Category:
Accidents

Mining Accident Dolls

In 1922, the Bureau of Mines created a series of educational dolls to illustrate common mining injuries, and how they should be dealt with in an emergency. The dolls were exhibited at various mining centers. According to Popular Mechanics (Sep 1929) the dolls were also "intended to serve as a safety warning.”

As far as I know, there's never been a Mining Accident Barbie (or Ken).

Popular Mechanics - Sep 1929

Posted By: Alex - Tue Dec 10, 2019 - Comments (0)
Category: Accidents, Toys, 1920s

Joe Wardle’s Emergency Landing

This photo illustrates the more likely intersection of plane and car. But in 1952 a certain Joe Wardle got lucky.





Source.

Posted By: Paul - Mon Dec 09, 2019 - Comments (5)
Category: Accidents, Air Travel and Airlines, 1950s, Cars

Shake-a Pudd’n

Recipe for disaster.

Posted By: Paul - Sat Dec 07, 2019 - Comments (3)
Category: Accidents, Food, Advertising, Children, 1960s, Dance

Douglas Bader, the Legless Ace



The Wikipedia page.

Bader joined the RAF in 1928, and was commissioned in 1930. In December 1931, while attempting some aerobatics, he crashed and lost both his legs. Having been on the brink of death, he recovered, retook flight training, passed his check flights and then requested reactivation as a pilot. Although there were no regulations applicable to his situation, he was retired against his will on medical grounds.[3]

After the outbreak of the Second World War in 1939, however, Douglas Bader returned to the RAF and was accepted as a pilot. He scored his first victories over Dunkirk during the Battle of France in 1940. He then took part in the Battle of Britain and became a friend and supporter of Air Vice Marshal Trafford Leigh-Mallory and his "Big Wing" experiments.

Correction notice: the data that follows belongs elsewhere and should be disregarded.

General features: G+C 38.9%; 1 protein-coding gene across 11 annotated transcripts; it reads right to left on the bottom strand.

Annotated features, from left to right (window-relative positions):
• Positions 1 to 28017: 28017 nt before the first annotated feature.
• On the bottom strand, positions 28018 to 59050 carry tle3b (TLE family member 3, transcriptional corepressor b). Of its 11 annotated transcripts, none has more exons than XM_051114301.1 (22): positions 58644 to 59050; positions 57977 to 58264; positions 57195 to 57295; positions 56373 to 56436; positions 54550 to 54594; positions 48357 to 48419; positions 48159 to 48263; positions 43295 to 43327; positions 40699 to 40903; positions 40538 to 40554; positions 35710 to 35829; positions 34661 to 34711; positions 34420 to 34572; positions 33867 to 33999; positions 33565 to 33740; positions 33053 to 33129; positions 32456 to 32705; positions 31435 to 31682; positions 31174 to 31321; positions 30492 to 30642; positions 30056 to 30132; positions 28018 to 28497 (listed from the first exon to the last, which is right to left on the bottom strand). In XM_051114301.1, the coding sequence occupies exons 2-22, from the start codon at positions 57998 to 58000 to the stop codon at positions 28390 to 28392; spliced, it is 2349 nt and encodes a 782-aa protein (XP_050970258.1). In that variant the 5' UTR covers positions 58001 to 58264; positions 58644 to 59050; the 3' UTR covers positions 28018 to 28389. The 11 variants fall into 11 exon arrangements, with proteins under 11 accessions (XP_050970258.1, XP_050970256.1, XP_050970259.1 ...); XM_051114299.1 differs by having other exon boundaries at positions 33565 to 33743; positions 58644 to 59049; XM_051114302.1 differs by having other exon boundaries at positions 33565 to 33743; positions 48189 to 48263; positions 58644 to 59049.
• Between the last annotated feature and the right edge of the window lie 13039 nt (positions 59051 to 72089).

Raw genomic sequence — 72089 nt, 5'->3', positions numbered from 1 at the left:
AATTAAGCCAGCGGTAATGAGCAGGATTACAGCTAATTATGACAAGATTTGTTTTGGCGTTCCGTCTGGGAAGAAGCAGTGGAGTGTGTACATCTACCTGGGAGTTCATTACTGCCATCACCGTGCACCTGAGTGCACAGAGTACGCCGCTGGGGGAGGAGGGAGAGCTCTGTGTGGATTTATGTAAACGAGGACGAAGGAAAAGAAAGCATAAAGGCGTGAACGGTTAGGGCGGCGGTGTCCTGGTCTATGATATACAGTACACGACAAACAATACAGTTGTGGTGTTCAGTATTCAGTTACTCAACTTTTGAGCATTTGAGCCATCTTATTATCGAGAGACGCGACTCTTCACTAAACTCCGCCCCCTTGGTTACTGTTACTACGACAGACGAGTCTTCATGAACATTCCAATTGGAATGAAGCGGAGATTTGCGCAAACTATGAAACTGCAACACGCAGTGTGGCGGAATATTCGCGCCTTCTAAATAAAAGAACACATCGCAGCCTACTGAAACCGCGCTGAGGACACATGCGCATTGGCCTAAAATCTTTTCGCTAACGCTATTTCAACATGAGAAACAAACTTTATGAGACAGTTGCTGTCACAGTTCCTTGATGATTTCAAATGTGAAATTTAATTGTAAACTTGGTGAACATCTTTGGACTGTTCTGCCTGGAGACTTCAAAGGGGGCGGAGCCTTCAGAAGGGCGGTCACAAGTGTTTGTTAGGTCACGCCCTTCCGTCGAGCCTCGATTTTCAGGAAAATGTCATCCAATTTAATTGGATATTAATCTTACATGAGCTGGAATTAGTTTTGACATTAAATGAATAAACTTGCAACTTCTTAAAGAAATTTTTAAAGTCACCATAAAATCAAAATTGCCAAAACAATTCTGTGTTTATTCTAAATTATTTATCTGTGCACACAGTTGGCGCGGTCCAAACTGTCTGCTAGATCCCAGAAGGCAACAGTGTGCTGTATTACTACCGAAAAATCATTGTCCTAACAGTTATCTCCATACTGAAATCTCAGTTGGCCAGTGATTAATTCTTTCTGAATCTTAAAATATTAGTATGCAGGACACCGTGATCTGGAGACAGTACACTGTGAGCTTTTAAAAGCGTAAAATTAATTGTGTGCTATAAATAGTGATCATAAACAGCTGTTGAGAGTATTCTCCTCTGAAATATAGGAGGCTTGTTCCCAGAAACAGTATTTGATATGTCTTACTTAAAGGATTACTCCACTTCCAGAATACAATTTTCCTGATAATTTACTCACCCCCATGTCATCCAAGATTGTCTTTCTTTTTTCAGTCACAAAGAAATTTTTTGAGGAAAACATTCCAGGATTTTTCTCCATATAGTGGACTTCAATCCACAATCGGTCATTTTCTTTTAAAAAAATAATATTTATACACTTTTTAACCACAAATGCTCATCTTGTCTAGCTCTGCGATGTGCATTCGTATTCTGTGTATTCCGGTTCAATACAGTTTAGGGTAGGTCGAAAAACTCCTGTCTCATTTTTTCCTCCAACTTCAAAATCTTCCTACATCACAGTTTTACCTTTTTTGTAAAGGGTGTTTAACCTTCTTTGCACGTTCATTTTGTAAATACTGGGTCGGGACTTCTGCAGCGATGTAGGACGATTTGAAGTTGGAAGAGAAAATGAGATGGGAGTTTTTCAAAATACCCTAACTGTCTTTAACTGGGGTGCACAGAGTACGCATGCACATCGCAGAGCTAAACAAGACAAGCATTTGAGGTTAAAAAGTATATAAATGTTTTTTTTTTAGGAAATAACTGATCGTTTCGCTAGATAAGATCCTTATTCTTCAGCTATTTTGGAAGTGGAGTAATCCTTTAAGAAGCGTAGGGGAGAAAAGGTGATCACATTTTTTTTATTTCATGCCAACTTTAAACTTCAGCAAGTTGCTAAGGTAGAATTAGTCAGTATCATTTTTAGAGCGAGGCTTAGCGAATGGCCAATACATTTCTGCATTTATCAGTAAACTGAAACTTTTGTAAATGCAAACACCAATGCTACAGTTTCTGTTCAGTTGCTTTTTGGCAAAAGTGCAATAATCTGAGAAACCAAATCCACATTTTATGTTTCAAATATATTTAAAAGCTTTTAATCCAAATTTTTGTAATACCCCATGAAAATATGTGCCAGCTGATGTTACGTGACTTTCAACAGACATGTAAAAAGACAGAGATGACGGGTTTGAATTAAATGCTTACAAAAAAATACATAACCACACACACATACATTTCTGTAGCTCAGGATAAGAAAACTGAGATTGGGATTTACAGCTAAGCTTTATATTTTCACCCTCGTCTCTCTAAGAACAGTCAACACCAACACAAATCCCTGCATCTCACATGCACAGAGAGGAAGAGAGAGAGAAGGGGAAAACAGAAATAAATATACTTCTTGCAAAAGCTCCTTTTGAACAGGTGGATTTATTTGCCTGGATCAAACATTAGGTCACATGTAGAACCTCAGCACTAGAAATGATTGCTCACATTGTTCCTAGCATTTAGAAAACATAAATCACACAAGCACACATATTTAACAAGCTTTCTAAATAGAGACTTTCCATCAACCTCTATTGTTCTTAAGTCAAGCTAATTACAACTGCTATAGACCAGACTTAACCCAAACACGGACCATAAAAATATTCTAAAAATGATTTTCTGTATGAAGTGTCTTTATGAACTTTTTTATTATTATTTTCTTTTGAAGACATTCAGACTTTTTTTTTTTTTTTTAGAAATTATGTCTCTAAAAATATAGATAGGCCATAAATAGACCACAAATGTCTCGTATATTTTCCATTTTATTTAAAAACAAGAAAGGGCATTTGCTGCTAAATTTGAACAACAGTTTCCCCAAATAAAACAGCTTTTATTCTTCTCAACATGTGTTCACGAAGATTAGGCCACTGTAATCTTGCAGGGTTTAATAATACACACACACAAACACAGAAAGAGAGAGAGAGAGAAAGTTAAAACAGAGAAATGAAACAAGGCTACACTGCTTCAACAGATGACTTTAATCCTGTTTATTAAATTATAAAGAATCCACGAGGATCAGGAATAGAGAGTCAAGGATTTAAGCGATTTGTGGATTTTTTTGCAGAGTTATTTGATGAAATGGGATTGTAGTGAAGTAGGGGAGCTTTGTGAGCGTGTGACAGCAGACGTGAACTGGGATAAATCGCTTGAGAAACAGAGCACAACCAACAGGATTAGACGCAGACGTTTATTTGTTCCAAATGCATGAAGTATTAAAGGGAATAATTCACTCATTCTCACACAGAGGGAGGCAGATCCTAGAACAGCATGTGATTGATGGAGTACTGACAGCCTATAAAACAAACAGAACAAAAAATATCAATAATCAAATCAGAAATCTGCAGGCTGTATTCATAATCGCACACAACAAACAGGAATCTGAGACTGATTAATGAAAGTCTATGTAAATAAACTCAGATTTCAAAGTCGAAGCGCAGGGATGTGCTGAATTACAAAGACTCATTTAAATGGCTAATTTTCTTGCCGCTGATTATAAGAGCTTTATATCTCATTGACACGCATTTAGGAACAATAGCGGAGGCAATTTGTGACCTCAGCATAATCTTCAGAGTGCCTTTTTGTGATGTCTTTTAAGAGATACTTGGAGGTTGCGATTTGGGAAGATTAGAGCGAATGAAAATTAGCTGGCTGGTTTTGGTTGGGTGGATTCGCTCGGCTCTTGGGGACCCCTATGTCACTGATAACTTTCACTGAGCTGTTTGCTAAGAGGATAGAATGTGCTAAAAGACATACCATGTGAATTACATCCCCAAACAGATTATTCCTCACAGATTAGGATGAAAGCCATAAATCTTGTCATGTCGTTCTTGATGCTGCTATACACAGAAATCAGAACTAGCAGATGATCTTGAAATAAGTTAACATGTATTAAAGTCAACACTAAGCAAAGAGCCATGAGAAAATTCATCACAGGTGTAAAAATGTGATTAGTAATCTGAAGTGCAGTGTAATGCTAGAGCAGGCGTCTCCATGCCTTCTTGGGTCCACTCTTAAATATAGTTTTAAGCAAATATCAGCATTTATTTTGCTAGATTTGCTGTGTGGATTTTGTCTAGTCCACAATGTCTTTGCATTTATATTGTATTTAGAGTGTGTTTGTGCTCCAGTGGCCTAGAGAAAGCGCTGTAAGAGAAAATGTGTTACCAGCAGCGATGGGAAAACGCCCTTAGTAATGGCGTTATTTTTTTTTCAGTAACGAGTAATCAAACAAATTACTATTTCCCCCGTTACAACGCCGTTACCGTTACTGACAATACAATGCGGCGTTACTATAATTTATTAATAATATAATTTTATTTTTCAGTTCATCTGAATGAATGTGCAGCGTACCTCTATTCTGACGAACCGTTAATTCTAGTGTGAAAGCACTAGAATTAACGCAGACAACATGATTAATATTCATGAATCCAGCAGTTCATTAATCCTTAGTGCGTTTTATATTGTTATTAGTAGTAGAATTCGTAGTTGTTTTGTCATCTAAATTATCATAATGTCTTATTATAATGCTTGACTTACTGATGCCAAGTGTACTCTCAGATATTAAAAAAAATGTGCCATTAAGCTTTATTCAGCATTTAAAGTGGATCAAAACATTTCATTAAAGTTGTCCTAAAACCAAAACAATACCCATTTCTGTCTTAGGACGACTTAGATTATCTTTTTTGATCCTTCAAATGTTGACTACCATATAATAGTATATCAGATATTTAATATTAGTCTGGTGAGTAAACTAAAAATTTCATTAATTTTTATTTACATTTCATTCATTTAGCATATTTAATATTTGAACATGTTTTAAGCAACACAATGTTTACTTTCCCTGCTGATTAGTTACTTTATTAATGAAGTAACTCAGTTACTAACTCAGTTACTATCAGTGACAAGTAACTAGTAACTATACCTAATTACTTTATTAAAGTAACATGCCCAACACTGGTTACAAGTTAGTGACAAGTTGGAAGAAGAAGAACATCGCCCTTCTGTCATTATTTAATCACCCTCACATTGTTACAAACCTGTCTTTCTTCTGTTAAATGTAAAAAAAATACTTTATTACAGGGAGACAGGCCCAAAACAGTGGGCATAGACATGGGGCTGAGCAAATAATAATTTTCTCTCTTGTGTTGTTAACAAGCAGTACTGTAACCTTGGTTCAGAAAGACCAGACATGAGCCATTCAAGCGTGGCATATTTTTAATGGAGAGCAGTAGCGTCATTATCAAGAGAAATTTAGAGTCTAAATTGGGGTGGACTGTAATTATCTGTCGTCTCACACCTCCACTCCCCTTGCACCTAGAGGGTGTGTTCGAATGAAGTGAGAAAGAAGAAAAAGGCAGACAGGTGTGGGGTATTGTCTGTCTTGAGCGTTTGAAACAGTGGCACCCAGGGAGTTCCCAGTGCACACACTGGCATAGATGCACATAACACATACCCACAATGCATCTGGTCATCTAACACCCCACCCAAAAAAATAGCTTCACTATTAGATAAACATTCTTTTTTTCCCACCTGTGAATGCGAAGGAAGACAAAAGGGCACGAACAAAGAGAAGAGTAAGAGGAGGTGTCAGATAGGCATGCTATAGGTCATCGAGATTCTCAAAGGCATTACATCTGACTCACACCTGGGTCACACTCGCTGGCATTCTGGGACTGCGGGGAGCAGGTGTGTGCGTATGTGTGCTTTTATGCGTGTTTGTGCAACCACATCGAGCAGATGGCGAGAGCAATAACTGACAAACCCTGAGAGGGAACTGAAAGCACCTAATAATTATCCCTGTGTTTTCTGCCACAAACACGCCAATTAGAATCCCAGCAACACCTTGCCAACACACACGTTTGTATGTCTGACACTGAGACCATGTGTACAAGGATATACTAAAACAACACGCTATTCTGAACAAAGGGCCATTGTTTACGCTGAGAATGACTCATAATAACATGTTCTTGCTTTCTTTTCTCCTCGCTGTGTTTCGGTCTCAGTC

In August 1941, Bader baled out over German-occupied France and was captured. Soon afterward, he met and was befriended by Adolf Galland, a prominent German fighter ace.[4] Despite his disability, Bader made a number of escape attempts and was eventually sent to the prisoner of war camp at Colditz Castle. He remained there until April 1945 when the camp was liberated by the First United States Army.


He even featured in a comic. (Use link for readable copy of image below.)





Posted By: Paul - Mon Sep 16, 2019 - Comments (1)
Category: Accidents, War, Air Travel and Airlines, 1940s, Differently Abled, Handicapped, Challenged, and Otherwise Atypical

Follies of the Madmen #437



1) A bicycle tire confusingly has the same name as a razor blade company.

2) The mascot for the tire is a hyper-dimensional polar bear. These creatures apparently represent all that is desirable in a tire.

3) Even with its magic powers, the hyper-dimensional polar bear does not act to save the victim directly, but makes the human boy do all the work.

4) Moral: buy our tires to avoid snake bites?

Source (page 20).

Posted By: Paul - Sun Jul 28, 2019 - Comments (5)
Category: Accidents, Anthropomorphism, Bicycles and Other Human-powered Vehicles, Business, Advertising, Corporate Mascots, Icons and Spokesbeings, Comics

Flying Body Parts Lawsuit